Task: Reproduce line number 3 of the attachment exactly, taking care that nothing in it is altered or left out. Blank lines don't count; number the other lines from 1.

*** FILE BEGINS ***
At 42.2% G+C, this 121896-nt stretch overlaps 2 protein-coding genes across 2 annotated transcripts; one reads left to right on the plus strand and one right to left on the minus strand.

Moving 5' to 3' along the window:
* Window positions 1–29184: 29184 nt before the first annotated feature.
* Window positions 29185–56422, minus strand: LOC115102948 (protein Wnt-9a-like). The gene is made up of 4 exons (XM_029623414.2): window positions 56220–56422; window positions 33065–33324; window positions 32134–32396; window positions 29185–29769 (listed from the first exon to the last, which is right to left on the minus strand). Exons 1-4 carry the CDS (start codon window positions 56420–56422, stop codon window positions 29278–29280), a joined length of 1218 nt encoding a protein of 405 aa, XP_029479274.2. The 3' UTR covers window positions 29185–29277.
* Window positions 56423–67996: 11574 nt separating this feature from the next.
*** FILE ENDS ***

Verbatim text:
* Window positions 1–29184: 29184 nt before the first annotated feature.